Favorite Films: Out of the Past (1947)

Robert Mitchum and Jane Greer in RKO’s Out of the Past

It seems the most unlikely place to open one of the greatest film noir productions that Hollywood ever made: the bright sunny town of Bridgeport, California, within view of the Eastern Sierras. (But then, didn’t Warner Brothers’ High Sierra end up with Humphrey Bogart’s death in the same general area?)

I have seen Jacques Tourneur’s Out of the Past approximately half a dozen times now and am nowhere near tired of the film. It contains early performances by Robert Mitchum and Kirk Douglas, and a sockdollager femme fatale performance by Jane Greer. Jane would have had a brilliant career if Howard Hughes hadn’t fallen in love with her and gotten the brush-off when she married someone else: She remained on contract to RKO, but she was not chosen for many roles.

The plot concerns a gas station operator in Bridgeport who has, in the past, worked for a sleazy gangster played by Kirk Douglas. Though he changed his name and disappeared to a small town, Douglas has him tracked down and sucks him into his criminal schemes. In this, he is abetted by the devious Jane Greer, who, it seems, is unable to tell the truth, even when she and Mitchum fall for each other.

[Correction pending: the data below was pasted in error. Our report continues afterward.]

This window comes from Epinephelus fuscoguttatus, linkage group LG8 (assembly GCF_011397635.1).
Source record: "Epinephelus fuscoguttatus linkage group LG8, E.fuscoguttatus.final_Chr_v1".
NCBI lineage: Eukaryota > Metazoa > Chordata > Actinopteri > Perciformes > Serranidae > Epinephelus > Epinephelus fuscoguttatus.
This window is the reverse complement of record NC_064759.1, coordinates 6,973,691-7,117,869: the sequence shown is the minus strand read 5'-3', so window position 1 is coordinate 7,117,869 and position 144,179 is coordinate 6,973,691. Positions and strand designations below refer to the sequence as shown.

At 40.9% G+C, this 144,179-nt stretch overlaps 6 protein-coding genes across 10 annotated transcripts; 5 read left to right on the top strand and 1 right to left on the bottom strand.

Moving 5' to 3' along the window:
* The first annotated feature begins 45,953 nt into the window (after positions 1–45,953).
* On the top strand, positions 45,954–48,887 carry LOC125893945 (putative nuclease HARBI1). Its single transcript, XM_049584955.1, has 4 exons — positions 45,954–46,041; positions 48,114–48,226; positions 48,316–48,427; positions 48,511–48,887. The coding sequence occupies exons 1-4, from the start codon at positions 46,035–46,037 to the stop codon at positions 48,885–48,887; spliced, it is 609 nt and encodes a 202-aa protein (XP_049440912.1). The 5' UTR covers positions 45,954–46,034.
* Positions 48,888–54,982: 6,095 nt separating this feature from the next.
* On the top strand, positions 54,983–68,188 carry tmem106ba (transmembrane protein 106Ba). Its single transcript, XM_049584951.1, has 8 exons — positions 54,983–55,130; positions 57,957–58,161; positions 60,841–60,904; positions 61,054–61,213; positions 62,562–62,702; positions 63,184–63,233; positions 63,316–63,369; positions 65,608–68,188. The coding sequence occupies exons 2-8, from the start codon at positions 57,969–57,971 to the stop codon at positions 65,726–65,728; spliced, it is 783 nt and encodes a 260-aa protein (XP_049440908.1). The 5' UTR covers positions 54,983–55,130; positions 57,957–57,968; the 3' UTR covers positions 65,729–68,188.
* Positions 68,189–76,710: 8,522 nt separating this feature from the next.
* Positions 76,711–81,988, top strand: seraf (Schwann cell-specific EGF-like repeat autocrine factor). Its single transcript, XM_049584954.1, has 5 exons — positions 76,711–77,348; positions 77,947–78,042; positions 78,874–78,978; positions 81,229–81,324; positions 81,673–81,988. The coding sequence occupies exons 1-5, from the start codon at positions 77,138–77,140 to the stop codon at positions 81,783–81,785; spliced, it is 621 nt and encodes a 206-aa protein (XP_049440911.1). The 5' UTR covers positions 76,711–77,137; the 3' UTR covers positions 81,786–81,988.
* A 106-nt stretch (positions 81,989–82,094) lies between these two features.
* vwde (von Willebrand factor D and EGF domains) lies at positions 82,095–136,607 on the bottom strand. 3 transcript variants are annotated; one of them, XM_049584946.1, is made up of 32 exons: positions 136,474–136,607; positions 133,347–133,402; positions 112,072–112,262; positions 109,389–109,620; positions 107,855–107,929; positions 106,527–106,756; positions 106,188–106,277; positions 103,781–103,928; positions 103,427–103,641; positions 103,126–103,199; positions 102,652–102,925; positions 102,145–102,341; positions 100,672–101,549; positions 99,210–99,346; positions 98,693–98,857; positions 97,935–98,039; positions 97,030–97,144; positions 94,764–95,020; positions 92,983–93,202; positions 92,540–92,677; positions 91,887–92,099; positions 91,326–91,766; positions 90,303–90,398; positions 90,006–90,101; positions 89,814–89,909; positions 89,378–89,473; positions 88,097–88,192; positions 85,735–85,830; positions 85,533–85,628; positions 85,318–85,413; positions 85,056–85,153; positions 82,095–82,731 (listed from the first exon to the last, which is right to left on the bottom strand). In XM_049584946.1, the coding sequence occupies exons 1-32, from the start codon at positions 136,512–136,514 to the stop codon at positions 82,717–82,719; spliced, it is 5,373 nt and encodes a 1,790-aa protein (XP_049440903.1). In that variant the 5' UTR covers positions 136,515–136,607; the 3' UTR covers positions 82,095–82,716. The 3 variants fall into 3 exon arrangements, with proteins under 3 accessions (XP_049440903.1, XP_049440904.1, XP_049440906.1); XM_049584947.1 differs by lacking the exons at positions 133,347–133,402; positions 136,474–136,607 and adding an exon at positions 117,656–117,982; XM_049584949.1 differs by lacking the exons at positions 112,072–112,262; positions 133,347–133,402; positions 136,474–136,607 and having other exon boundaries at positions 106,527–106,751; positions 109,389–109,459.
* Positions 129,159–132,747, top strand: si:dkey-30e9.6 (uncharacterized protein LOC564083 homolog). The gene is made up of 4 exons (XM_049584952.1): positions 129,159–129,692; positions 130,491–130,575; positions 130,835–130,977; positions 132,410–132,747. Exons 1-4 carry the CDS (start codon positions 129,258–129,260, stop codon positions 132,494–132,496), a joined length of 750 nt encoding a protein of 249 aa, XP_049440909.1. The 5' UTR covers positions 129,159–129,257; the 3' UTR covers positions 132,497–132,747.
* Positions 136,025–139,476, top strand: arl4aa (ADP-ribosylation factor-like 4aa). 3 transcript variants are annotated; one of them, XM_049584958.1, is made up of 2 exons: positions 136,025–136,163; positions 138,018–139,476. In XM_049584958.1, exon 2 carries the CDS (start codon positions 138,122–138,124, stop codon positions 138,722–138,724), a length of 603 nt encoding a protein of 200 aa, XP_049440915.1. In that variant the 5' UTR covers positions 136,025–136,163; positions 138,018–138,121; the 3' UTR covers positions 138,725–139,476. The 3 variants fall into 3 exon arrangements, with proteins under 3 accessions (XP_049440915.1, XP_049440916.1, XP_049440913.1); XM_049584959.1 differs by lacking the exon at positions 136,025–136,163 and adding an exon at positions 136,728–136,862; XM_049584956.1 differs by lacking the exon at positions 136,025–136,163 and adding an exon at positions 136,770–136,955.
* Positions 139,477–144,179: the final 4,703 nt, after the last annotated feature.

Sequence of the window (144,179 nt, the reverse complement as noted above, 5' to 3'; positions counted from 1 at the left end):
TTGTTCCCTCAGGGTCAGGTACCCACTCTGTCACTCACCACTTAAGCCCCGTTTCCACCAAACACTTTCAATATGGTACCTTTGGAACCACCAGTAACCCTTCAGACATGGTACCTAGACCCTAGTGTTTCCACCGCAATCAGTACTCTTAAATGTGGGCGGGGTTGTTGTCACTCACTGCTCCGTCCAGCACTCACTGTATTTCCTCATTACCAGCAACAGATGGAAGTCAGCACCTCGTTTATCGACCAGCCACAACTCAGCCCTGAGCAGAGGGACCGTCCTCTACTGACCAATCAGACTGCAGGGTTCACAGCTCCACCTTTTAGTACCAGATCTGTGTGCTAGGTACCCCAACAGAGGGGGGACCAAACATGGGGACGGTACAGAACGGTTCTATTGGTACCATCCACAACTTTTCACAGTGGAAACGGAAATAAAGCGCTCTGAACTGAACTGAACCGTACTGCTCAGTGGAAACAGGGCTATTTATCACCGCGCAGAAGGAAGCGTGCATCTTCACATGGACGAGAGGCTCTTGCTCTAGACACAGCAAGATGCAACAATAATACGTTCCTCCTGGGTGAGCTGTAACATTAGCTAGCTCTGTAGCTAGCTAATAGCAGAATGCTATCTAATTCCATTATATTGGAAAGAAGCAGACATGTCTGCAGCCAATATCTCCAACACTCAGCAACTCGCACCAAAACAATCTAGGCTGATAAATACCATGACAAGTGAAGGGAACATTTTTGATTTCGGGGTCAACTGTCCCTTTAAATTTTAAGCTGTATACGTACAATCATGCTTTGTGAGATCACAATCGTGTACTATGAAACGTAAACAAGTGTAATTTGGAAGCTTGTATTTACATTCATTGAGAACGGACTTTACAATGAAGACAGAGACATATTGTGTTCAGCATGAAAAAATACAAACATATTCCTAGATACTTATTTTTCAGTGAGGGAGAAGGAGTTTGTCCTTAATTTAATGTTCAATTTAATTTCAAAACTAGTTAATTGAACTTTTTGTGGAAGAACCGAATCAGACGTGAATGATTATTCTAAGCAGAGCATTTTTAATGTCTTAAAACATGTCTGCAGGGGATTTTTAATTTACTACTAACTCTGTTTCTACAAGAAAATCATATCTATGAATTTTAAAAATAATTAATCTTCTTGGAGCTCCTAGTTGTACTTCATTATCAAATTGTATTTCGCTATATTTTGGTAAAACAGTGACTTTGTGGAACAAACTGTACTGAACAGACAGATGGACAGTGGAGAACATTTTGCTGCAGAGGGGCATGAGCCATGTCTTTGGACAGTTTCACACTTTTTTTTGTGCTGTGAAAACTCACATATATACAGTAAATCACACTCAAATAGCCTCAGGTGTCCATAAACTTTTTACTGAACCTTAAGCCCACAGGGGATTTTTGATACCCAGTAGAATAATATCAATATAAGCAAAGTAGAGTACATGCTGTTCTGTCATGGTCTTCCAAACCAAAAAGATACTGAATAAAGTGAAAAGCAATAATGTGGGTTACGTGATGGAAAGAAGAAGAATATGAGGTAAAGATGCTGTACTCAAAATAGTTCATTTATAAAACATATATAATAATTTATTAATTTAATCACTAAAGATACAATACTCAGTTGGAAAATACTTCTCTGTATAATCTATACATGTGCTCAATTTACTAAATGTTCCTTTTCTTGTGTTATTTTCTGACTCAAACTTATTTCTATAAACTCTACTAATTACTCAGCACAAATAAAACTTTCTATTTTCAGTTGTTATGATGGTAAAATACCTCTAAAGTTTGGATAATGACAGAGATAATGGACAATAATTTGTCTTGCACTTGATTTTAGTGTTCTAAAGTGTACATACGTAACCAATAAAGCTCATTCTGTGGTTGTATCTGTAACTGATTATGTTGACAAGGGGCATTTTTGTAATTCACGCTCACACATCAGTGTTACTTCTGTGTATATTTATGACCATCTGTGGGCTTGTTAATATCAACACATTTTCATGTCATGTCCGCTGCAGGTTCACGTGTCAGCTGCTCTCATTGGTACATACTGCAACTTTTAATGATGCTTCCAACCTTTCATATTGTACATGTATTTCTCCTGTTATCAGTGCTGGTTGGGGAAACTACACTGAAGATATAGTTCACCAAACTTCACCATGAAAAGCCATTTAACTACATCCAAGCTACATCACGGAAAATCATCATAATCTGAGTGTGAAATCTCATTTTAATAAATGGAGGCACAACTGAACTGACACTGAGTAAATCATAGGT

It’s strange that so soon after the glorious victory of World War Two by the so-called Greatest Generation, Hollywood produced so many great films noted for their pessimism. And this is one of the most pessimistic, with the message that if you should stray ever so slightly off the straight and narrow path, you are an irredeemable goner.

This is a film that never grows old. I may have aged since the first time I viewed it, but the film is still as fresh as an Eastern Sierra field full of wildflowers.

Favorite Films: His Kind of Woman (1951)

A Film Noir That Just Happens to Be Wildly Entertaining

A Film Noir That Just Happens to Be Wildly Entertaining

Most film noir productions take themselves pretty seriously, but His Kind of Woman is an exception. Robert Mitchum (as Dan Milner) is hanging out at a Mexican resort with Jane Russell (as Lenore Brent) after having been advanced fifteen thousand dollars for some unknown reason. No one seems to know what is going on, until the word is about that mafioso Raymond Burr (as Nick Ferraro) is on his way to meet him. Ferraro has been banned from the U.S. and is tired of his Italian exile, so he plans to return to the States—as Dan Milner.

About midway through the film, Vincent Price (as Mark Cardigan) pretty much steals the show, playing an actor who likes to hunt, fish, and collect mistresses, including Jane Russell. When it comes time for the shooting, however, Price dons a cape, begins spouting Shakespeare, commandeers a Mexican police squadron, and takes on Ferraro and his goons with his hunting rifles.

His Kind of Woman was directed by John Farrow and (uncredited) Richard Fleischer. Although there was a lot of re-shooting to please executive producer Howard Hughes, the film isn’t as jagged as it might have been. It alternates between a film noir grimness and goofy satire.

I had seen he end several times, but last night was the first time I sat through the entire picture.